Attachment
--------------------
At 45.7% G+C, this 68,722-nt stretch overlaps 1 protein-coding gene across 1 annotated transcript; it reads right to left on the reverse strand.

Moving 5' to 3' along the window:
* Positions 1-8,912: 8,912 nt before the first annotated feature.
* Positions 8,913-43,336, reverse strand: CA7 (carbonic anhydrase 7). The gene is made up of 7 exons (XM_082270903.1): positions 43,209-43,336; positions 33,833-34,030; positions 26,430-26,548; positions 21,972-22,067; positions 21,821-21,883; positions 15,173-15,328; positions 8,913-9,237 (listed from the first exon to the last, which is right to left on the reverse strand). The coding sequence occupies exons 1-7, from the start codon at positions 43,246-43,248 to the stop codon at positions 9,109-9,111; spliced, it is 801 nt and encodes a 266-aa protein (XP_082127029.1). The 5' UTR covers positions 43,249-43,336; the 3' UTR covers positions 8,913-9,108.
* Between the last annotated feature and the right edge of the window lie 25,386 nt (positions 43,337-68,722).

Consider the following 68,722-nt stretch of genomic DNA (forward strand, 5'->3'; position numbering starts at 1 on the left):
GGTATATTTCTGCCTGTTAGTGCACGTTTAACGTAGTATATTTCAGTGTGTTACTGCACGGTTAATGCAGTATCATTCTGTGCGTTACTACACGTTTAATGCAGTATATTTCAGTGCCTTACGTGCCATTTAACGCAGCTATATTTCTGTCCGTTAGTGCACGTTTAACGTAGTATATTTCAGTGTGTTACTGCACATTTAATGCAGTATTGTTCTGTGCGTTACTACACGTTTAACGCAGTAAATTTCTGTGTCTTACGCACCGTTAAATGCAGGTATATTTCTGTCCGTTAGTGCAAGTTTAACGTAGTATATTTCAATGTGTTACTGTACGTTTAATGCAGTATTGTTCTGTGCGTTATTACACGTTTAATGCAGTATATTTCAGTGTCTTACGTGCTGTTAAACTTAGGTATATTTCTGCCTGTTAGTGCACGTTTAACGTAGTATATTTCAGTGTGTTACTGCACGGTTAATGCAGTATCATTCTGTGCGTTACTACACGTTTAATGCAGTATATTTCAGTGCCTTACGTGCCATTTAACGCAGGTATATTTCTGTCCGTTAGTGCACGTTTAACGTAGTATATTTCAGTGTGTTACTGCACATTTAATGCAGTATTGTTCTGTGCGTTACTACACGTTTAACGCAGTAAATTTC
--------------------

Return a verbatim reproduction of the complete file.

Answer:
At 45.7% G+C, this 68,722-nt stretch overlaps 1 protein-coding gene across 1 annotated transcript; it reads right to left on the reverse strand.

Moving 5' to 3' along the window:
* Positions 1-8,912: 8,912 nt before the first annotated feature.
* Positions 8,913-43,336, reverse strand: CA7 (carbonic anhydrase 7). The gene is made up of 7 exons (XM_082270903.1): positions 43,209-43,336; positions 33,833-34,030; positions 26,430-26,548; positions 21,972-22,067; positions 21,821-21,883; positions 15,173-15,328; positions 8,913-9,237 (listed from the first exon to the last, which is right to left on the reverse strand). The coding sequence occupies exons 1-7, from the start codon at positions 43,246-43,248 to the stop codon at positions 9,109-9,111; spliced, it is 801 nt and encodes a 266-aa protein (XP_082127029.1). The 5' UTR covers positions 43,249-43,336; the 3' UTR covers positions 8,913-9,108.
* Between the last annotated feature and the right edge of the window lie 25,386 nt (positions 43,337-68,722).

Consider the following 68,722-nt stretch of genomic DNA (forward strand, 5'->3'; position numbering starts at 1 on the left):
GGTATATTTCTGCCTGTTAGTGCACGTTTAACGTAGTATATTTCAGTGTGTTACTGCACGGTTAATGCAGTATCATTCTGTGCGTTACTACACGTTTAATGCAGTATATTTCAGTGCCTTACGTGCCATTTAACGCAGCTATATTTCTGTCCGTTAGTGCACGTTTAACGTAGTATATTTCAGTGTGTTACTGCACATTTAATGCAGTATTGTTCTGTGCGTTACTACACGTTTAACGCAGTAAATTTCTGTGTCTTACGCACCGTTAAATGCAGGTATATTTCTGTCCGTTAGTGCAAGTTTAACGTAGTATATTTCAATGTGTTACTGTACGTTTAATGCAGTATTGTTCTGTGCGTTATTACACGTTTAATGCAGTATATTTCAGTGTCTTACGTGCTGTTAAACTTAGGTATATTTCTGCCTGTTAGTGCACGTTTAACGTAGTATATTTCAGTGTGTTACTGCACGGTTAATGCAGTATCATTCTGTGCGTTACTACACGTTTAATGCAGTATATTTCAGTGCCTTACGTGCCATTTAACGCAGGTATATTTCTGTCCGTTAGTGCACGTTTAACGTAGTATATTTCAGTGTGTTACTGCACATTTAATGCAGTATTGTTCTGTGCGTTACTACACGTTTAACGCAGTAAATTTC